A Critical Analysis Of The Vertical Ladder By William Sansom

‘The Vertical Ladder’ is a nice experiment in the modern technique of story-telling. There is absolutely no plot, no story. It is just an incident-and more. But the single incident is powerful enough to hold the attention of the shortness in terms of pages. The story covers sixteen pages, but that is the readers for half an hour. The story is short and elusive. I do not speak of nothing. You don’t have to linger, once you get into it, the flow cannot be resisted. One feels flowing with the speed of the story. There is nothing that impedes the movement of the story. There are no lurches left for the thoughtful reader. There is no intricate or even simple plot to absorb the mind and arrest the attention even for a while. The truth is that the story is completely plotless. There is no story either. There is no connected and logical sequence of events. The only thing that happens is the climb. Mr. Flegg climbs on.

The story deals with no character. The character sketch is only incidental. The author does not care to present a character sketch of Flegg. The dark-haired girl is referred to occasionally. There is just enough reference to make the story stand on its legs. The author does not show any definite interest in any of the characters included in the story.

The author uses the introductory method; and in that he shows a rare skill. He is a clever artist and presents a depth handling of the theme. He does not give us a crude introductory form as Maugham does in his story “The Kite’. It is true that Maugham’s crude introductory technique is not without advantages. Maugham makes the narrative direct and forceful. But Sansom’s artistic introduction serves a very useful purpose. It gives impetus to the story. Apart from the fact that the introduction serves to explain the motivating force behind the risky climb, it also lends movement to the story. The introduction thus serves a double purpose.

The story is a beautiful example of the skilled combination of the reflective and narrative technique while the usual method followed is the narrative one, still the author gives occasionally chances for reflective-the best of ten narrative and the best of the reflective style are artfully combined.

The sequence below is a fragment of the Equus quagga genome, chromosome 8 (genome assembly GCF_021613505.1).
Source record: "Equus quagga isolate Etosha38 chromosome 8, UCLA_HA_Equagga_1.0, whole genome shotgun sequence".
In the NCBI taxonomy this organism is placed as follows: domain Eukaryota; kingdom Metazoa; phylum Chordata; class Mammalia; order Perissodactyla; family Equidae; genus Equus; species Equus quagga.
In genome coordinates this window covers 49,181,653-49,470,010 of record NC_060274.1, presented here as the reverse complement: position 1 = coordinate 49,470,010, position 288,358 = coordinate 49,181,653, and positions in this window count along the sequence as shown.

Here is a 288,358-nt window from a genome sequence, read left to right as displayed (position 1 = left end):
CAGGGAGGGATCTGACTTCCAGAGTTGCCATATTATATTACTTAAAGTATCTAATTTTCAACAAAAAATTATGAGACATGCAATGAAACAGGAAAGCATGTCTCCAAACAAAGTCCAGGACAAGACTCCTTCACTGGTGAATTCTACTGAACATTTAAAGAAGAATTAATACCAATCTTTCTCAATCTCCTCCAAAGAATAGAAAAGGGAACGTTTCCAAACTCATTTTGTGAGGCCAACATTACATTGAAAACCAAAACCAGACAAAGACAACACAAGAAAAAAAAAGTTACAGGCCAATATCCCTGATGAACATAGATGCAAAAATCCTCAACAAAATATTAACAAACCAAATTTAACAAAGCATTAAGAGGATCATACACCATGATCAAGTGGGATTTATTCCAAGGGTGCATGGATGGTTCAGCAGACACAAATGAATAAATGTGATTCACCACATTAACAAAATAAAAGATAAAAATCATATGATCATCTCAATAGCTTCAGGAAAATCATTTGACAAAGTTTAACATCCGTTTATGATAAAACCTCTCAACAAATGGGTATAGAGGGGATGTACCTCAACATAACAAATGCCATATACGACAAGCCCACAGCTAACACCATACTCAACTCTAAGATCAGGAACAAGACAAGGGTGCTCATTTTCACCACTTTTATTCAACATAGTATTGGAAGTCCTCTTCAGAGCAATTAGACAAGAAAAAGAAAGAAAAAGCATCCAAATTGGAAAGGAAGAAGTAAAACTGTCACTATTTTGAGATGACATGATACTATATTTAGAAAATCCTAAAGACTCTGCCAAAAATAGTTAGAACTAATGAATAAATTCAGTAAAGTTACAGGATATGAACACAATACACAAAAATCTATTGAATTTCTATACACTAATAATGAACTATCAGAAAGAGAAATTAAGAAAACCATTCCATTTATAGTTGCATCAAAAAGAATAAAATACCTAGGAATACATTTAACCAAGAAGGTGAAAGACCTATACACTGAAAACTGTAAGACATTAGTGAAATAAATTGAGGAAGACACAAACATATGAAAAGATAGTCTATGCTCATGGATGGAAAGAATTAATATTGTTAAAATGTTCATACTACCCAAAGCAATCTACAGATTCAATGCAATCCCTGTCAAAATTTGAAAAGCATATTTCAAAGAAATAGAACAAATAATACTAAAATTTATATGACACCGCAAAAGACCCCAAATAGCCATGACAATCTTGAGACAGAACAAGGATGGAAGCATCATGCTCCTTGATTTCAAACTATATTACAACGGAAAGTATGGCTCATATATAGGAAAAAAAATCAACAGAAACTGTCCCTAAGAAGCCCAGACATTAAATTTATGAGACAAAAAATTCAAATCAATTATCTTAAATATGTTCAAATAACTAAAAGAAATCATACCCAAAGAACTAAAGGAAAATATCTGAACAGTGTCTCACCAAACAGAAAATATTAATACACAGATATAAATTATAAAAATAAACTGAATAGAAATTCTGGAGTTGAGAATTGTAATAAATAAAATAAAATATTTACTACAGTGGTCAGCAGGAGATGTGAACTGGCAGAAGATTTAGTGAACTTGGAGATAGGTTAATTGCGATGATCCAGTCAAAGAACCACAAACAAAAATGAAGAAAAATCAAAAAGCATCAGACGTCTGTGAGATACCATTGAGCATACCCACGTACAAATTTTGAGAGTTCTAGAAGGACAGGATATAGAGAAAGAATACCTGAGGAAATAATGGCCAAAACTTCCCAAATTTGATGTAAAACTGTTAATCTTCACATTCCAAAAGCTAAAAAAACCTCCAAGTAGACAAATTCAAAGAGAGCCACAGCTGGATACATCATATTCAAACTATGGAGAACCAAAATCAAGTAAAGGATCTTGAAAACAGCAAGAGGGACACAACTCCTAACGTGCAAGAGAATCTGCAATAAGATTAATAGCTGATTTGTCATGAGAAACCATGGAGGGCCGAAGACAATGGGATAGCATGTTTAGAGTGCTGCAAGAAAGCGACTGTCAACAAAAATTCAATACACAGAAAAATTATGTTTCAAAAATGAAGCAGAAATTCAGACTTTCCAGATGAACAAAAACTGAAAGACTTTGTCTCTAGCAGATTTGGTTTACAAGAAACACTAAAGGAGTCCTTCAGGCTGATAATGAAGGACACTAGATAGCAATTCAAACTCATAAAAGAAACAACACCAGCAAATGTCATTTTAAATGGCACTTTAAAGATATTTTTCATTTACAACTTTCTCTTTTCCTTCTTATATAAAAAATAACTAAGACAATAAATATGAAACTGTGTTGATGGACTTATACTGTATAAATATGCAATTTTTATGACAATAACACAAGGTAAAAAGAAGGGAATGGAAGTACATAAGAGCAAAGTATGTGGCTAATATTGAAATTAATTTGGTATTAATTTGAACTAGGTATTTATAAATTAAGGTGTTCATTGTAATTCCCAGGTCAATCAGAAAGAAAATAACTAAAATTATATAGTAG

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The story is extremely interesting. Once the story is begun, one goes through it with an unflagging interest. It is surprising to find that the story is absorbing from the beginning to the end. What, then, constitutes the charm of the story? There is no story; and obviously the story should have been dull and uninteresting. It is one of the most unconventional stories written today. But it holds the interest of the reader quite alright. An analytical study of the story will reveal that the story depends for its effects on strong and potential situation. A certain gentleman (he deserves to be called a gentleman not only because he was a daring lover, but like a normal human being, he had erred: and then he suffered like a gentleman. He could stake anything, even his life for suffering like a gentleman.) Mr. Flegg entered into a bet-for no loss and gain except that he risked his life and evoked the admiration of the dark haired girl he loved-that he would climb the top of the gasometer. He began his climb up on the gasometer and he had hardly gone up ten feet high that he started feeling his own error. The rest of the story presents a very graphic chart of his rising emotional fervour and consequent set-backs. The chief interest of the story is essentially emotional. The reader’s emotion is screwed up and up to the highest pitch. The effect of the story may be compared to that one feels after reading Edgar’s description of the tall cliff on Dover as depicted in Shakespeare’s memorable drama ‘King Lear. There is something in the narrative technique which makes it easier for the reader to identify himself with the hero of the story. His feelings are rendered extremely universal. We. who read the story, feel a strange sense of sympathy for the poor sufferer. His conflicts, his aspirations, his depression; infact, the elegant tragedy of the man ceases to be personal. We share his mental agonies, painful tortures, and his overwhelming depression. What he dared is not quite startling. What he aspired to, gives dynamism to the story. But what he suffered is suffused with rich and intense passion-the fever of life, the soothing and malleable ring of pathos.

It would be idle to think that the book is a piece of unalloyed gold. There are merits in the story which cannot be denied. It can be precisely called a successful experiment in the modern technique of story-telling. But the absence of a plot is a conventional loss. The greater loss, however, is the absence of story in it. The absence of a story is amply; compensated by a skillful use of the emotionally-tense situation. But the story is after all a story- the mainstay of the art of fiction. So, one naturally feels the absence of any well-spun, or even ill-spun story. There is no story and therefore no story- interest. The loss need not be overestimated, but cannot be denied altogether.

The language of the story is remarkable. It deserves a special mention. The author shows a chosen stock of vocabulary. Apt words come to him as naturally as ‘leaves come to a tree’. His style is natural, full of ease and confidence. He is capable of using words, and so exploiting the suggestibility of these words as to build a suitable atmosphere for the story. As an experiment in literary technique, the story remains excellent and superb. It is a masterpiece of art. technically perfect and polished.



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